It takes courage to admit that you may no longer be the best person to run any business, much less one that has been in your family for generations.

It’s a hard truth and one I’ve had to relate to some of my turnaround clients who have nurtured family businesses for years. It’s tough to tell them that the best thing they can do for the family business is to let it go. It doesn’t matter how many years the family has owned it, how much it meant to Grandpappy, or how tough it is that your generation is the one to lose it. Sometimes if you want a company to survive, the best thing to do is sell it.

It may be time to sell if the heirs that are available in the next generation of management either do not want the responsibility or do not have the capability to run the business successfully. Maybe you’ve received a large offer, one that really is too good to refuse. In both cases, it’s a win for the family to sell the company.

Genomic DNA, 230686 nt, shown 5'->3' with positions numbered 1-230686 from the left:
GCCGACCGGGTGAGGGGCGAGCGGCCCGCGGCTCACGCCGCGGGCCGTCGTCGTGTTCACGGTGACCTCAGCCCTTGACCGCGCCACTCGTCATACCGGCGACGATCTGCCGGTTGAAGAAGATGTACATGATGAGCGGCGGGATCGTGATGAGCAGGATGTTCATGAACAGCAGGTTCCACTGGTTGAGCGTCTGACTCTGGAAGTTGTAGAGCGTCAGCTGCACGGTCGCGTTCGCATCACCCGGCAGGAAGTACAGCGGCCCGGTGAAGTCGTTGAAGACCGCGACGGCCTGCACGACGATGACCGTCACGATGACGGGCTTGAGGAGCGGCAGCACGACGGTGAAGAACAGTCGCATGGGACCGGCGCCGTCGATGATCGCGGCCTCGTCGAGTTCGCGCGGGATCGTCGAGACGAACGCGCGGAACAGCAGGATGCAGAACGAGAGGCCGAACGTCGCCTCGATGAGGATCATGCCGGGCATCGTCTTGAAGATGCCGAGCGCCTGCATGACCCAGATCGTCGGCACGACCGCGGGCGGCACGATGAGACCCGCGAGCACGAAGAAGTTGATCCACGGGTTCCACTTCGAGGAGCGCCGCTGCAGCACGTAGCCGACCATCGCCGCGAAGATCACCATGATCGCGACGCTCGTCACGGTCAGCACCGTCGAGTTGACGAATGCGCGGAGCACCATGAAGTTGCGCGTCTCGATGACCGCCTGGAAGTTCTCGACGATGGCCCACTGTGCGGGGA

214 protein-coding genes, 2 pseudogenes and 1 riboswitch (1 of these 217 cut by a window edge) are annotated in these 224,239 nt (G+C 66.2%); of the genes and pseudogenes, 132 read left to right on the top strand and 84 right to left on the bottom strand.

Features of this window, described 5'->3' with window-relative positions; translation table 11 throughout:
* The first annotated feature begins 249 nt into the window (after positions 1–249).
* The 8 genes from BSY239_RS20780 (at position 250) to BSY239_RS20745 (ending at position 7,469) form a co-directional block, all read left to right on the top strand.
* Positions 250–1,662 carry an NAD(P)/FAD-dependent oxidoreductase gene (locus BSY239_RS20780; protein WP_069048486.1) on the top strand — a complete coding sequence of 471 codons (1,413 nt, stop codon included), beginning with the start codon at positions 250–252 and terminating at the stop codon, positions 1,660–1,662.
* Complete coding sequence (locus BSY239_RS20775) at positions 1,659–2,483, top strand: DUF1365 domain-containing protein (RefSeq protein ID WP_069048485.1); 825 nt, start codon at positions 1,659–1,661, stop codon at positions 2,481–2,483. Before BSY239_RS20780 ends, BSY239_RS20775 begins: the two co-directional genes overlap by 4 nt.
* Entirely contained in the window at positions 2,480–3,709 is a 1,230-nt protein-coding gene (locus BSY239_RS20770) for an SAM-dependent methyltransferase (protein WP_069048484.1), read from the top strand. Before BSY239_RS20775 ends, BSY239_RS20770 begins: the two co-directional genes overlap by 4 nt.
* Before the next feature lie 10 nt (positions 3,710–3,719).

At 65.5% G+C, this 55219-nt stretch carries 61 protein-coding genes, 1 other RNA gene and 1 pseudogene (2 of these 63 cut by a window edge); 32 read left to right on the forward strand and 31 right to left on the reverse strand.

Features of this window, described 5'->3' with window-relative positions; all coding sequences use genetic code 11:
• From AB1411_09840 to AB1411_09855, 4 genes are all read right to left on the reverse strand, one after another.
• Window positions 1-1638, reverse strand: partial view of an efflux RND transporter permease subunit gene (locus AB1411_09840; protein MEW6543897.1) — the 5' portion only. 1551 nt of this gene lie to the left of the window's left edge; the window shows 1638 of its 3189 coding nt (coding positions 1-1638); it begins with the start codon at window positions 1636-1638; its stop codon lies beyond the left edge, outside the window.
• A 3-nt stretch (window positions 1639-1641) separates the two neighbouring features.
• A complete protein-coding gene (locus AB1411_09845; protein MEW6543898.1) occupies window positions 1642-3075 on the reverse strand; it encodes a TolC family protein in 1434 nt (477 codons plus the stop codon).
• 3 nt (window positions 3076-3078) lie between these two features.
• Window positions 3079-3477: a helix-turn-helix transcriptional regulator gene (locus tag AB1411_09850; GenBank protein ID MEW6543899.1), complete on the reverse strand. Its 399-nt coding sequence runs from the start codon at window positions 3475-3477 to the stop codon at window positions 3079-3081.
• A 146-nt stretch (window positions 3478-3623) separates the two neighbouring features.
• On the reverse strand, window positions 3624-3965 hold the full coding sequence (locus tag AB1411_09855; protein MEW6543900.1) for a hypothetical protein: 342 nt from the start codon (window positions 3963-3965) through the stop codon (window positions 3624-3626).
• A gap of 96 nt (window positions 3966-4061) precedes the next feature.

Sometimes the current ownership of a family business just isn’t able to handle the changes in the industry and can’t find a way to keep the company financially viable.

That seems to be the case for the Post. In the first half of 2013, the company lost $49.3 million. Circulation has declined for seven years in a row. The Post has been slow to embrace the digital revolution. It has the fewest digital subscribers and lowest ratio of digital subscribers to print subscribers of any of the top 10 U.S. newspapers, according to an article in